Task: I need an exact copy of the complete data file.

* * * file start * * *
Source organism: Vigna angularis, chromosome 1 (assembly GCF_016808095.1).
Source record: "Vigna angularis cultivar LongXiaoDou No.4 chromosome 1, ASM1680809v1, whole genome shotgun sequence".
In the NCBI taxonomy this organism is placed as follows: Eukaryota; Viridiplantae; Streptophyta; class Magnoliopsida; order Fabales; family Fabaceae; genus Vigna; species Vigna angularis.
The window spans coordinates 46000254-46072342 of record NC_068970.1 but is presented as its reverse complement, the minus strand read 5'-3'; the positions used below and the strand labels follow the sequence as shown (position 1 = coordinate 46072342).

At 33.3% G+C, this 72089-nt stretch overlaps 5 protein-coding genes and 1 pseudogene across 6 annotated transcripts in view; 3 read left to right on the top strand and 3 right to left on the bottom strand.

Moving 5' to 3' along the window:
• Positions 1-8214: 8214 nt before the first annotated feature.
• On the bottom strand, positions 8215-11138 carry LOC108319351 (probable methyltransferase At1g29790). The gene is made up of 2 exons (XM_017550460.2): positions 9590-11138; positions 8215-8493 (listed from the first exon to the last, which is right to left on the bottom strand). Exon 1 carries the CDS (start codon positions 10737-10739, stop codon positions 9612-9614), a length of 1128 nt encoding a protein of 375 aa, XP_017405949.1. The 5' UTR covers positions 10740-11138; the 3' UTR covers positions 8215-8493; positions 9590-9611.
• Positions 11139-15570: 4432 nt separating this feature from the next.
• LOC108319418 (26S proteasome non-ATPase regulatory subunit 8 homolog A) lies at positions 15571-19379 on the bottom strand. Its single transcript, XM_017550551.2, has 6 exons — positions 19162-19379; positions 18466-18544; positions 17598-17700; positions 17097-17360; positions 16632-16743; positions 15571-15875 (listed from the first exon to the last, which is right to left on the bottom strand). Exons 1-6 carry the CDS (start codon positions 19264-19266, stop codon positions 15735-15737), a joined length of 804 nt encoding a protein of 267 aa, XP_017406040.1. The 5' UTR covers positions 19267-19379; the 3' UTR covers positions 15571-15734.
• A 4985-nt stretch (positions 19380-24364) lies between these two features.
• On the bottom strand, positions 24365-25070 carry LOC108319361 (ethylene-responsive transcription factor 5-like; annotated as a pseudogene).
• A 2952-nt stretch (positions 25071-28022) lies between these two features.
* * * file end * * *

Source organism: Vigna angularis, chromosome 1 (assembly GCF_016808095.1).
Source record: "Vigna angularis cultivar LongXiaoDou No.4 chromosome 1, ASM1680809v1, whole genome shotgun sequence".
In the NCBI taxonomy this organism is placed as follows: Eukaryota; Viridiplantae; Streptophyta; class Magnoliopsida; order Fabales; family Fabaceae; genus Vigna; species Vigna angularis.
The window spans coordinates 46000254-46072342 of record NC_068970.1 but is presented as its reverse complement, the minus strand read 5'-3'; the positions used below and the strand labels follow the sequence as shown (position 1 = coordinate 46072342).

At 33.3% G+C, this 72089-nt stretch overlaps 5 protein-coding genes and 1 pseudogene across 6 annotated transcripts in view; 3 read left to right on the top strand and 3 right to left on the bottom strand.

Moving 5' to 3' along the window:
• Positions 1-8214: 8214 nt before the first annotated feature.
• On the bottom strand, positions 8215-11138 carry LOC108319351 (probable methyltransferase At1g29790). The gene is made up of 2 exons (XM_017550460.2): positions 9590-11138; positions 8215-8493 (listed from the first exon to the last, which is right to left on the bottom strand). Exon 1 carries the CDS (start codon positions 10737-10739, stop codon positions 9612-9614), a length of 1128 nt encoding a protein of 375 aa, XP_017405949.1. The 5' UTR covers positions 10740-11138; the 3' UTR covers positions 8215-8493; positions 9590-9611.
• Positions 11139-15570: 4432 nt separating this feature from the next.
• LOC108319418 (26S proteasome non-ATPase regulatory subunit 8 homolog A) lies at positions 15571-19379 on the bottom strand. Its single transcript, XM_017550551.2, has 6 exons — positions 19162-19379; positions 18466-18544; positions 17598-17700; positions 17097-17360; positions 16632-16743; positions 15571-15875 (listed from the first exon to the last, which is right to left on the bottom strand). Exons 1-6 carry the CDS (start codon positions 19264-19266, stop codon positions 15735-15737), a joined length of 804 nt encoding a protein of 267 aa, XP_017406040.1. The 5' UTR covers positions 19267-19379; the 3' UTR covers positions 15571-15734.
• A 4985-nt stretch (positions 19380-24364) lies between these two features.
• On the bottom strand, positions 24365-25070 carry LOC108319361 (ethylene-responsive transcription factor 5-like; annotated as a pseudogene).
• A 2952-nt stretch (positions 25071-28022) lies between these two features.